Local Harold Wood resident Adela Meer today writes in the Havering Daily:
There is no question that covid is a deadly disease for many. Yet for those who it barely affects the burden of responsibility to carry the weight of covid is vast. It has fallen upon Premiership footballers of late to remind the government of the typical person in society with whom this ruling party in particular seem so out of touch. Marcus Rashford took on child food poverty, he built on his own experiences as a child and put his celebrity status to fine use. But why should it take someone like this for the people we elect to represent us. Who will listen to our less obvious voices.
I am your typical parent, like the rest of the nation I wept when the first lockdown hit and I was forced to homeschool my two children aged 7 and 4. I am neither equipped professionally or emotionally with this task and the result was evident. For my youngest buoyant child it was not so much of a problem, yet for my reflective older one it was a journey laden with anxiety. Believing the government just needed time to settle into these unprecedented waters I did like most parents and just cracked on. However I am now way beyond sympathy, nearly 16 months later my children are still being sent home in blanket formats. Have we all not had enough?
Anybody can obtain a free Rapid Antigen Test from the chemist, it’s a home kit and takes 30 minutes to get a result. They give them out in Tesco’s car park they are so accessible. They are all the rage for people wanting to have peace of mind when attending parties these days. Yet the schools are not using them. I honestly have no idea what policies my children’s school are following, all I know is that from where I stand they are these. Guided by public health guidelines which no parent fully understands. Operating in year group bubbles yet more than one year group being sent home at the same time due to a positive contact. The emails that come are sudden, the explanations in print say ‘one case’ yet when pressed they formulate implications of many cases and shut parents questions off with the notion that they are not obliged to disclose who is infected. Neighbouring schools parents, note calls on the same day, almost like the teachers synchronise it. And so without the truth the conspiracies roll.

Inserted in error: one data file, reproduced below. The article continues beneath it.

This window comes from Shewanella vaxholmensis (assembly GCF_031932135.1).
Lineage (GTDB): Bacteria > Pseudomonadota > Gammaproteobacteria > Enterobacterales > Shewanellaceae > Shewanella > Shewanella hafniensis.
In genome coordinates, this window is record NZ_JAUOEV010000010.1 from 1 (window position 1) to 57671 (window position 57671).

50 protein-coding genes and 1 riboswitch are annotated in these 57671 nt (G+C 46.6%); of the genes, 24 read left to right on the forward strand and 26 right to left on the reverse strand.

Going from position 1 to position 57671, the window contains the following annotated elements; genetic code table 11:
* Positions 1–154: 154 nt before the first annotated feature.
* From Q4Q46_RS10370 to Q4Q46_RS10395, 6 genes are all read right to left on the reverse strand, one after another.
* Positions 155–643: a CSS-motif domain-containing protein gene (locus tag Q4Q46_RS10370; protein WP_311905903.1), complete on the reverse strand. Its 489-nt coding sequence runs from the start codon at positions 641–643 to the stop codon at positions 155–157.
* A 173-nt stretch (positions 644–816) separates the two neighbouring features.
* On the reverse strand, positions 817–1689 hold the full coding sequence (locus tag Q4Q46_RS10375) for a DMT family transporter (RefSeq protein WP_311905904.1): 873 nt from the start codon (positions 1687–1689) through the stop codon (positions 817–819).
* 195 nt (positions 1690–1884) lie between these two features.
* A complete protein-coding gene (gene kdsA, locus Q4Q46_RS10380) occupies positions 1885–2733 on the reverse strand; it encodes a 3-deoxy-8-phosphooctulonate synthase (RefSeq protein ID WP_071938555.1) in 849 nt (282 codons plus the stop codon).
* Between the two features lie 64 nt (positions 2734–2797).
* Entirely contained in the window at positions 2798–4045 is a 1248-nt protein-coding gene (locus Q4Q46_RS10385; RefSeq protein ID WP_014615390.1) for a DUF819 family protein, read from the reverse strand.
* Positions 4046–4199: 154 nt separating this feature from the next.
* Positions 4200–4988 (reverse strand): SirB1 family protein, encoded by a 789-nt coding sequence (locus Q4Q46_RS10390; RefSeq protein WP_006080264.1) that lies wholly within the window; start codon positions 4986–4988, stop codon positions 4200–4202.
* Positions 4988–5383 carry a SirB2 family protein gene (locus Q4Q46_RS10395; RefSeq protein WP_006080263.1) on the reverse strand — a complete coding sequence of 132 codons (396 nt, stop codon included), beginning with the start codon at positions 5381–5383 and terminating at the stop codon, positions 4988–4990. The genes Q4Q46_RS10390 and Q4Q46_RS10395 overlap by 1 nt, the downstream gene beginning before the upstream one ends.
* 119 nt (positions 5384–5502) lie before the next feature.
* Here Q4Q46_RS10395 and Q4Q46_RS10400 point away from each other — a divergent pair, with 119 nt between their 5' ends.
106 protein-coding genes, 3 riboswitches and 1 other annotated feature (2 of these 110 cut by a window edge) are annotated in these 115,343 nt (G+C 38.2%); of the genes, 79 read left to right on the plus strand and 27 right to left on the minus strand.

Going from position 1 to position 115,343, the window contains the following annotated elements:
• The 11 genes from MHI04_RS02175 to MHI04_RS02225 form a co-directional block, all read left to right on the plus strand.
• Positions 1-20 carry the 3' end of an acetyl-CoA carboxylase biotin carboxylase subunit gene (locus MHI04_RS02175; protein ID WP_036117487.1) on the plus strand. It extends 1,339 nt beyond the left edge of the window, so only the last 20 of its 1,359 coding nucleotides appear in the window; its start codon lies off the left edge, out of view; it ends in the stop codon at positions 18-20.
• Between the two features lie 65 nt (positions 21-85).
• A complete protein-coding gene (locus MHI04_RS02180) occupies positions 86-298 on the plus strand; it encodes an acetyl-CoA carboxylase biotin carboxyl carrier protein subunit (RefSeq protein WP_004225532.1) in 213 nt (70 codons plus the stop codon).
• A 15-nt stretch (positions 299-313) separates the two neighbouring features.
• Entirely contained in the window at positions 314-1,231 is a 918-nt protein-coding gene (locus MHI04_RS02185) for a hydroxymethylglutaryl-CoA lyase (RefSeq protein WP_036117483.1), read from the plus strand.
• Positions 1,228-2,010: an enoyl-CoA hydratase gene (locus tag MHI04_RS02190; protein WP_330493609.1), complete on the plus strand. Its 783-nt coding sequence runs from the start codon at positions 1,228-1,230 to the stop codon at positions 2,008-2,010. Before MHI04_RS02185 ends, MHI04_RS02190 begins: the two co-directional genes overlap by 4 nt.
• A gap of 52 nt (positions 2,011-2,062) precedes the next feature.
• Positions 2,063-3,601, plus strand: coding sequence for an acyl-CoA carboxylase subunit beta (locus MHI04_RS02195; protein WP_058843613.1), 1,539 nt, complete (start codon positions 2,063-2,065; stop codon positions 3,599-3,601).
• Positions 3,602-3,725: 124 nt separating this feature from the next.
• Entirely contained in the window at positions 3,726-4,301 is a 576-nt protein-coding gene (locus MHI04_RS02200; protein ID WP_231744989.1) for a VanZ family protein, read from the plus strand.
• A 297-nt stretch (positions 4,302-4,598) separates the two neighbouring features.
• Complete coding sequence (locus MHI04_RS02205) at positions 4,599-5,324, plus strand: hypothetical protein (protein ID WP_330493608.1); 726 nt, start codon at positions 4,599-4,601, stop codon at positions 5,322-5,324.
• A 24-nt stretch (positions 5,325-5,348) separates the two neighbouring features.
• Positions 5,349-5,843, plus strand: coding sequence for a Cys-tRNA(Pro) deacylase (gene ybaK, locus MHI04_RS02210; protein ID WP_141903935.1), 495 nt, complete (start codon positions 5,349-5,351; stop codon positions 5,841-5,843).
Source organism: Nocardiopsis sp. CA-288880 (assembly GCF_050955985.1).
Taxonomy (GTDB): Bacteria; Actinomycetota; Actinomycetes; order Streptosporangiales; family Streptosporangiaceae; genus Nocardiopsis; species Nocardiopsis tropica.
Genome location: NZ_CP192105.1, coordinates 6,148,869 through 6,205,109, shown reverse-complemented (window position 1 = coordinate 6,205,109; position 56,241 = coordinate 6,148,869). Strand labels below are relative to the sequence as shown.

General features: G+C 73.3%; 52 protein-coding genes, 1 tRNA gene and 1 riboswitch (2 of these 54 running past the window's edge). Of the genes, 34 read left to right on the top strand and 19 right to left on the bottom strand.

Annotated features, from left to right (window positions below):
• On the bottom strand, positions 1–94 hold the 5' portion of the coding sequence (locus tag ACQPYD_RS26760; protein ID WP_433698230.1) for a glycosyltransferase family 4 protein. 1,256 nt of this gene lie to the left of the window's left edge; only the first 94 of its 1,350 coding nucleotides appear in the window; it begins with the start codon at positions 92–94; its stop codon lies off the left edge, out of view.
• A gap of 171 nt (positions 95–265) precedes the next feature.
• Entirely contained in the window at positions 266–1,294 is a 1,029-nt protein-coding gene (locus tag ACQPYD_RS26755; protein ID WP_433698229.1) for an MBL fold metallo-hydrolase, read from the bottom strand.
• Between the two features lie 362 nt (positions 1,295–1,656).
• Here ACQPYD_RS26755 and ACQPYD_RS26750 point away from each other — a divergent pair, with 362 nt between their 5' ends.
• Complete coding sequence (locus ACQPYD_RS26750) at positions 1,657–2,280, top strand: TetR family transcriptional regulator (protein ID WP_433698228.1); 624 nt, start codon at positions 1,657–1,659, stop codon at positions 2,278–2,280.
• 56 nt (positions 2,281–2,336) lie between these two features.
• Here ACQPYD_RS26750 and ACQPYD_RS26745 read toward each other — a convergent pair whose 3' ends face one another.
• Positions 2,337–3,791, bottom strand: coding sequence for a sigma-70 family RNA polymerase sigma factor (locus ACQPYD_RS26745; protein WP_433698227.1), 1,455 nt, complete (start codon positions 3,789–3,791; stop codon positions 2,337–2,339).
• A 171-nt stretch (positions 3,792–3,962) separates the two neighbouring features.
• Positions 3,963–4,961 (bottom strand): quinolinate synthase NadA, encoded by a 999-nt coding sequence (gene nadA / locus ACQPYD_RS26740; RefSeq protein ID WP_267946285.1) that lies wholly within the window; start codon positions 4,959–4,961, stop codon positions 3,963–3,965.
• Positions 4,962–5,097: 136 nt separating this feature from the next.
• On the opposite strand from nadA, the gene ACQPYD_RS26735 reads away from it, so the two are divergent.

The children come home with wild stories of who they think it is who has tested positive, teachers they have never met, yet who have infiltrated other classes who subsequently are allowed to remain in school, offspring of suspected teachers being taken out of those classes to add to the lottery feel of it all. Parents are then asked to immediately collect their children and expected to find instant childcare for 10 days, or longer if another case emerges in that time. Children left lost, lonely, dejected and without proper farewells at the end of their school terms, watching as others are allowed to continue school, including siblings, and whilst attending ‘meet the teacher’ zoom calls with broken internet connections.
Broken indeed is the word to describe our schools.
The lack of transparency from the schools creates this web of mistrust, parents jump to conclusions about the schools decisions and are left to pick up the pieces of a child, abandoned and banned from going to school, their safe place of learning and sociability.
What’s worse is where do these children end up. Shopping in supermarkets, staying with vulnerable grandparents, at large in the community rather than in a regulated space. Where else are working parents expected to leave them. Furlough schemes are ending, employers have adapted, yet parents are still being left with their main source of daily child care ripped away from them. Furthermore the amount of these children who actually test positive after being wrenched out of school, again is minimal.
This has to stop. Our children deserve more. Daily testing of any child suspected to have been in contact with a positive case and a transparent school approach which is crystal clear for all to see is required. It is time for the government to stop letting down its children and to show courage and leadership. An astonishing 22 billion spent in one year on a fumbling track and trace system and no money to keep children in schools. The drastic cut in the budget for school children Boris Johnson had promised, led to the resignation of education recovery tsar Sir Kevan Collins. Compared to other countries the current UK budget per child to make up for the loss in education suffered by our children is far lower.
As the headline in The Guardian read this week ‘1m children off school last week’, The shadow education secretary, Kate Green said: ‘Parents and schools have been crying out for help, but the Conservatives have washed their hands of their responsibility to keep children learning’. The figure this week was much more with 1.7m children out of school due to covid related issues.
Fail to take a considered long term view and you fail your country. Failure to guide, failure to lead results with floundering interpretations of muddled policies that schools struggle with, where children are used as pawns, where parents are left time and again, without warning to pick up the pieces and deal with the educational, emotional, social and physical needs of our children, at what cost? Only time will tell.
Come September NHS test and trace takes over from schools. Described in the press back in September 2020 as an ‘utter shambles’, I don’t have much faith that my children are now safe from continued utter disruption.
I will no longer accept my child has any place being out of school and nor should you.